Emergency Drought Relief Begins to Flow, But Solutions Will Cost California Much More - NBC 7 San Diego

Emergency Drought Relief Begins to Flow, But Solutions Will Cost California Much More

California is due receive a big chunk of money to alleviate its drought, but long-term resiliency will require much more spending.



    Emergency Drought Relief Begins to Flow, But Solutions Will Cost California Much More
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    California is exploring new options to save, conserve and reuse water as a record drought continues.

    In a few weeks, the first splashes of cash will begin to flow from a billion-dollar spigot of drought-relief programs in California.

    The emergency aid package marks an aggressive push to help farmers forced out of work and others who don’t have enough to drink. The measures also accelerate efforts to strengthen California’s resilience to drought.

    But the money represents just a tiny fraction of what California, with 38 million people and America’s largest agricultural economy, spends on water every year — and what is needed to negotiate a future in which water will become more scarce.

    “For the short term, it’s a big chunk of money, an important chunk of money toward solving this problem. But, long term, our needs are great,” said Steve Fleischli, director of the water program at the Natural Resources Defense Council.

    Officials rushed to approve the relief funds in February, as the drought threatened to become the worst on record. President Obama visited the parched Central Valley to announce a federal aid package, and Gov. Jerry Brown signed legislation that directed more money from the state budget.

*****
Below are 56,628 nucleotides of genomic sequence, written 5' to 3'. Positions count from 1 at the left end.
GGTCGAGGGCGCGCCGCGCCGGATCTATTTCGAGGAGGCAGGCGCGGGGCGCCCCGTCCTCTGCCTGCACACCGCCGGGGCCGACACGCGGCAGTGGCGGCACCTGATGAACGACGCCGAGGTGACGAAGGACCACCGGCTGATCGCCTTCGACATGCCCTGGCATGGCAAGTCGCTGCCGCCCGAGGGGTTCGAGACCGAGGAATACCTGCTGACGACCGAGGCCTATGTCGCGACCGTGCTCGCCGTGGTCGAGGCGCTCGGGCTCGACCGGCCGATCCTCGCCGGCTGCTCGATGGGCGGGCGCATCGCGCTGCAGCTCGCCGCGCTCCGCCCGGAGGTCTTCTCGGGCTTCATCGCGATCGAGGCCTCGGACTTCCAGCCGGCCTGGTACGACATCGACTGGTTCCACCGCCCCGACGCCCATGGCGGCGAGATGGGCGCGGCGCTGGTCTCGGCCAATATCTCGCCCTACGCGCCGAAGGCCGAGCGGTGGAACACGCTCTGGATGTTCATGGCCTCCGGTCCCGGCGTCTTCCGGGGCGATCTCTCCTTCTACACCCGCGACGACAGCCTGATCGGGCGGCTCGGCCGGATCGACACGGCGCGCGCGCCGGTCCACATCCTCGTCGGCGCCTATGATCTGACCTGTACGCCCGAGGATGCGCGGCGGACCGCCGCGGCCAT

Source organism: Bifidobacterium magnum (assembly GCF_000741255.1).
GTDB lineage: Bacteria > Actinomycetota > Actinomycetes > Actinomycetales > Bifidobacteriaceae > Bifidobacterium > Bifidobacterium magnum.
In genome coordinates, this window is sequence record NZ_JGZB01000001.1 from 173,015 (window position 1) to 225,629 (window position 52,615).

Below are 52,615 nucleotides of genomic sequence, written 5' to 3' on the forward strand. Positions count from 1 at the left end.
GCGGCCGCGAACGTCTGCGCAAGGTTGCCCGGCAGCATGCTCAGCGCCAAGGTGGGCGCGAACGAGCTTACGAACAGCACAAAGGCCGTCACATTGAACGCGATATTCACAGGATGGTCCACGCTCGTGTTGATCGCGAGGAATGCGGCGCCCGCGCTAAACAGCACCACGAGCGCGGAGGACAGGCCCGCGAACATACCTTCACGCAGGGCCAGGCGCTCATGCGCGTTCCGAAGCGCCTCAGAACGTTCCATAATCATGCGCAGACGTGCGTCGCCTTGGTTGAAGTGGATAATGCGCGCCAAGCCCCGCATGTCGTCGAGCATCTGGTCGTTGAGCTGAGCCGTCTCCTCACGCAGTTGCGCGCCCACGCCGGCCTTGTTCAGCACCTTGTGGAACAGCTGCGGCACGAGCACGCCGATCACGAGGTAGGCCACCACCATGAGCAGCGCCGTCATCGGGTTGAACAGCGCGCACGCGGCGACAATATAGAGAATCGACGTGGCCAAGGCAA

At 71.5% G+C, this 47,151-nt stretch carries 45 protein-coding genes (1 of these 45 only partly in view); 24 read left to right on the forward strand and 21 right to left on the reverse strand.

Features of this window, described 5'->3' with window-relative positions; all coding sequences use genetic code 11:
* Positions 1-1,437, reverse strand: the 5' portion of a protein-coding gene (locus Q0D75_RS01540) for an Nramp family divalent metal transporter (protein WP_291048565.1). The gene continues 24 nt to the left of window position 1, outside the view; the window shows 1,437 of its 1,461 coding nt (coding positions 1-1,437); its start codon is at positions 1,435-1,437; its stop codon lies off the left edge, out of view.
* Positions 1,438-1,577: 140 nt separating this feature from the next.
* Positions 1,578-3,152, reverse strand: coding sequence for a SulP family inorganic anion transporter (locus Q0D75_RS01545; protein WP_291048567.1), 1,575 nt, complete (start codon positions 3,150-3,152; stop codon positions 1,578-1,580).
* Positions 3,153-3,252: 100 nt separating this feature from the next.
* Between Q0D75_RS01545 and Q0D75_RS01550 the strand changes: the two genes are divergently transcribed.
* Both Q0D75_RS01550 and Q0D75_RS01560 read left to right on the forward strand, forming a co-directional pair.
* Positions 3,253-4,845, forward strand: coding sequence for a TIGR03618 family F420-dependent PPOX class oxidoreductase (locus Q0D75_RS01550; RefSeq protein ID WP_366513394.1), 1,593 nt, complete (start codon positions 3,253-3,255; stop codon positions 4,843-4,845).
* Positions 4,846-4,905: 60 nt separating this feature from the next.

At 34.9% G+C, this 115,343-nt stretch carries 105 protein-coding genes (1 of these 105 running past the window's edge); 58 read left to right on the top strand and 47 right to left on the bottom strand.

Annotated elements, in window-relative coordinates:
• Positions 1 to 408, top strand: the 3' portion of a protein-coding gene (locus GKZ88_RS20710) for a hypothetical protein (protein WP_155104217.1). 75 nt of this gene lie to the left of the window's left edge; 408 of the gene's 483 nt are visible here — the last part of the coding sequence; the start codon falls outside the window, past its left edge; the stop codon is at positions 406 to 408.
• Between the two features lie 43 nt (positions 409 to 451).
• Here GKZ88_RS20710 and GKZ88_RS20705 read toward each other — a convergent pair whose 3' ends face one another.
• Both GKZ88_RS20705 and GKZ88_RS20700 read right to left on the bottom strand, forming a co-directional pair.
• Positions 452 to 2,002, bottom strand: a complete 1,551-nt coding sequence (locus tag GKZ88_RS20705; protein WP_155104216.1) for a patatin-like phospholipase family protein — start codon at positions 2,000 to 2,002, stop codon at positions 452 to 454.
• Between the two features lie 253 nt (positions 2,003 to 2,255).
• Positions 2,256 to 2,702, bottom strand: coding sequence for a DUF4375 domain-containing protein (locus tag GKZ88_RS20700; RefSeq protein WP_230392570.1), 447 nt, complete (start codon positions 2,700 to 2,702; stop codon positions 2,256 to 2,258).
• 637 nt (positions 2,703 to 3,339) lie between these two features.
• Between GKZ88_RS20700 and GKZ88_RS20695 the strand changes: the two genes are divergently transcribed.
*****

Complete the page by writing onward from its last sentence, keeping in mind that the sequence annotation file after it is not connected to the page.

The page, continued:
California is chipping in the largest amount, with packages totaling about $677 million, most of which would be covered by money left from two bond sales approved by voters in 2006. The U.S. Department of Agriculture is kicking in about $200 million.

    A relatively small portion of the money, about $131 million, is going toward providing immediate help, mostly in the form of water and food, housing and utility subsidies, and job training for people hit hardest by the drought. Farmers with fallow fields or suffering livestock will get financial assistance as well.

    Recipients will begin to see the start of that emergency aid within the next month, as officials determine who needs it most.

    The $549 in bond revenues will be distributed in the form of grants to fund regional projects that conserve, collect, protect and reuse water. The first block of grants, totaling $200 million, are expected to be awarded in the fall. A second block will be distributed a year later.

    A third chunk, about $77 million, will go to flood protection projects whose impact on the drought are more tangential.

    In addition, $40 million from the state's cap-and-trade pollution program will be used to install more efficient water equipment in homes and commercial buildings, fund a pair of power-generation sites and help farmers improve irrigation techniques.

    Another $3 million from the state’s general fund will help improve the way California monitors groundwater supplies.

    There is also money for public education programs.

    In total, the aid could reach $1 billion.

    But no one thinks that will be enough.

    Around the time public officials were rushing to approve the relief packages, the Public Policy Institute of California was putting the finishing touches on a report that showed how, despite spending $30 billion a year on water management, the state was still shortchanging the system by at least $2 billion.